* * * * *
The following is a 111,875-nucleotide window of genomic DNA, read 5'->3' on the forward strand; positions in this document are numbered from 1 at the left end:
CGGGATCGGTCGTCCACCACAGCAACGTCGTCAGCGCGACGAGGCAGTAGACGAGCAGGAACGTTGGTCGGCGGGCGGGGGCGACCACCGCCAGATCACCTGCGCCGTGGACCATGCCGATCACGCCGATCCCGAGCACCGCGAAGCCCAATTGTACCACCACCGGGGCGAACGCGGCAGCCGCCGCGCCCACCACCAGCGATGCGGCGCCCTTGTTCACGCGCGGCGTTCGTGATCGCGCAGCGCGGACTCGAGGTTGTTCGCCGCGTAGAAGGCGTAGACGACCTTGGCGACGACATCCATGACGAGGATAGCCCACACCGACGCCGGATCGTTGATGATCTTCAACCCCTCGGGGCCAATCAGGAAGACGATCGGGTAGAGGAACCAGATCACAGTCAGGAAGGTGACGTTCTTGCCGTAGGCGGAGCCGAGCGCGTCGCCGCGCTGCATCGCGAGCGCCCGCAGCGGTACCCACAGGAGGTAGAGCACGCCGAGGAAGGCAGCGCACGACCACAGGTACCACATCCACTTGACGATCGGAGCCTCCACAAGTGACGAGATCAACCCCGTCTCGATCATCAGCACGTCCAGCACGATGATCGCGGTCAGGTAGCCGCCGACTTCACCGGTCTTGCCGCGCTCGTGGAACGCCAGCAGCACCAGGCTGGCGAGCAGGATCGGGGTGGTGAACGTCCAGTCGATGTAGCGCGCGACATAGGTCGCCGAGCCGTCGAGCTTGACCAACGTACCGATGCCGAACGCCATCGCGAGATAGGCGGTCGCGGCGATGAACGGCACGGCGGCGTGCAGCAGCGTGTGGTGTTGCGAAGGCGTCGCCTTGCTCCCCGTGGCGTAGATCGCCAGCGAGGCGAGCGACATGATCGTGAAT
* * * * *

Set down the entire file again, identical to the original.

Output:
The following is a 111,875-nucleotide window of genomic DNA, read 5'->3' on the forward strand; positions in this document are numbered from 1 at the left end:
CGGGATCGGTCGTCCACCACAGCAACGTCGTCAGCGCGACGAGGCAGTAGACGAGCAGGAACGTTGGTCGGCGGGCGGGGGCGACCACCGCCAGATCACCTGCGCCGTGGACCATGCCGATCACGCCGATCCCGAGCACCGCGAAGCCCAATTGTACCACCACCGGGGCGAACGCGGCAGCCGCCGCGCCCACCACCAGCGATGCGGCGCCCTTGTTCACGCGCGGCGTTCGTGATCGCGCAGCGCGGACTCGAGGTTGTTCGCCGCGTAGAAGGCGTAGACGACCTTGGCGACGACATCCATGACGAGGATAGCCCACACCGACGCCGGATCGTTGATGATCTTCAACCCCTCGGGGCCAATCAGGAAGACGATCGGGTAGAGGAACCAGATCACAGTCAGGAAGGTGACGTTCTTGCCGTAGGCGGAGCCGAGCGCGTCGCCGCGCTGCATCGCGAGCGCCCGCAGCGGTACCCACAGGAGGTAGAGCACGCCGAGGAAGGCAGCGCACGACCACAGGTACCACATCCACTTGACGATCGGAGCCTCCACAAGTGACGAGATCAACCCCGTCTCGATCATCAGCACGTCCAGCACGATGATCGCGGTCAGGTAGCCGCCGACTTCACCGGTCTTGCCGCGCTCGTGGAACGCCAGCAGCACCAGGCTGGCGAGCAGGATCGGGGTGGTGAACGTCCAGTCGATGTAGCGCGCGACATAGGTCGCCGAGCCGTCGAGCTTGACCAACGTACCGATGCCGAACGCCATCGCGAGATAGGCGGTCGCGGCGATGAACGGCACGGCGGCGTGCAGCAGCGTGTGGTGTTGCGAAGGCGTCGCCTTGCTCCCCGTGGCGTAGATCGCCAGCGAGGCGAGCGACATGATCGTGAAT